NY Med

TV series NY Med on ABCNetwork: ABC
Episodes: 16 (hour)
Seasons: Two

TV show dates: July 10, 2012 — August 14, 2014
Series status: Cancelled

Performers include: (none)

TV show description:      
This docu-series follows the doctors, nurses, patients, and their friends/family members at three New York hospitals.

What do grandmothers, addicts and celebrities have in common? All of them seek care at Columbia and Weill Cornell Medical Centers the crown jewels of the prestigious New York-Presbyterian Hospital in New York City. For a full year ABC cameras had unprecedented access to document the mayhem and the miracles that occur daily in these world class facilities. Adding a Brooklyn dimension, Lutheran Medical Center also participated.

The TV series provides a raw and intimate look at life inside these hospitals where doctors spend far more time with each other than with their families, developing complicated and intertwined personal relationships.

Series Finale:     
Episode 16 — Doctors on the Frontline
Robert Campagna is a vibrant architect, husband and father. But he is finding himself out of breath lately so he gets an appointment with a top lung surgeon, Nasser Altorki of New York Presbyterian. Campagna fears the worst because both his brothers died from lung cancer. What ensues is a family love story and a portrait of a marriage and the bonds that emerge in times of stress. And this case forcefully proves the old adage “always go to the best” as Dr. Altorki makes the right decision every time and delivers an ending that is as thrilling as it is unexpected.

Removing a ring that is stuck on a patient’s finger shouldn’t be major surgery. But at Mount Sinai’s Roosevelt Hospital, ER resident Amy Caggiula is worried that her power drill could slip leaving the young woman in worse shape than she came in.

Meanwhile, Raisa Durrani, a first year surgical resident at New York Presbyterian, lands in hot water with an attending physician who is angry that their patient was given juice to drink although he was supposed to be on a diet of no food or liquids.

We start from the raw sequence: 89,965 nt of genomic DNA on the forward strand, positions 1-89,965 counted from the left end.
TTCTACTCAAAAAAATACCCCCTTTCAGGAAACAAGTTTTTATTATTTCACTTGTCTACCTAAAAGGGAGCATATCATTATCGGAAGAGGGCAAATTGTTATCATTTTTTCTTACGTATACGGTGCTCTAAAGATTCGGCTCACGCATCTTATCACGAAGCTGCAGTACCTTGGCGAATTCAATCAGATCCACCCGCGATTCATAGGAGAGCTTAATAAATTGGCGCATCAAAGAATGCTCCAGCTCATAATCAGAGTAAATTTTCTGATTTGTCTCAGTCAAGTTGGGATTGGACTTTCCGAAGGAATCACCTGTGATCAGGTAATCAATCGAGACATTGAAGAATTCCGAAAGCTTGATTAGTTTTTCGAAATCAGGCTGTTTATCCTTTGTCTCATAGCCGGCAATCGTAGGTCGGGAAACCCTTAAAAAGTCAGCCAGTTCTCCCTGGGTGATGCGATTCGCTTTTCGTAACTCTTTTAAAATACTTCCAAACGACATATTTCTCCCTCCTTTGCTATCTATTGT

As the chief trauma surgeon at Newark’s University Hospital, David Livingston is a commanding presence who often mixes encouragement with sarcasm in the service of educating his staffers. But underneath his rough exterior, nobody is prouder of his unit, his city and the mission of delivering urgent care to those who need it most. When a young baseball player comes in with a serious injury to his arm following a drunken brawl, Livingston knows that his patient will be on the bench a lot longer than he realizes. (Courtesy ABC.)
First aired: August 14, 2014.


What do you think? Do you like the NY Med TV series? Would you like to see it return for a third season?

Canceled and renewed TV show

126 Comments · Read them below or add one

  1. Tom R says

    IT is the best tv show ever ! Please bring back for second season . I work in a Hospital in CT and i love it!!!

  2. says

    Please, please, please bring this show back, it is ultimately the best show ever!! Everyone loves Dr Oz, he explains things on a level that all can comprehend. I feel a lot more people would choose the medical field if they could have him as an instructor or mentor.

  3. Lorraine Foglia says

    Why do TV producers think that that the majority of audiences want to see “so-called reality” shows. I think these shows are mindless. NY Med was the “real” reality show and that’s what interests me. I like to see “real” life as it unfolds. It was exciting, informative and captivating. Hope they keep this show on for a while.

  4. Mike D says

    Please do not cancel NY Med. Found it channel surfing one night. My entire family enjoys the reality. It was refreshing and is the best show on TV.

  5. Patricia says

    Finally!! I’ve been waiting for a real life medical show to come to a major network. I used to watch Trama Life in the ER. These shows are so educational regarding real life medical issues and what to expect. While some may find them unappealing, those of us that are curious, want to be medically educated and deal with real life issues (instead of hospital drama) find them very beneficial. PLEASE BRING BACK SOON!!!!

Leave a Comment

Your comment may need approval from a moderator before it appears. We review comments to weed out spam, duplicate postings and personal attacks. We welcome constructive discussion.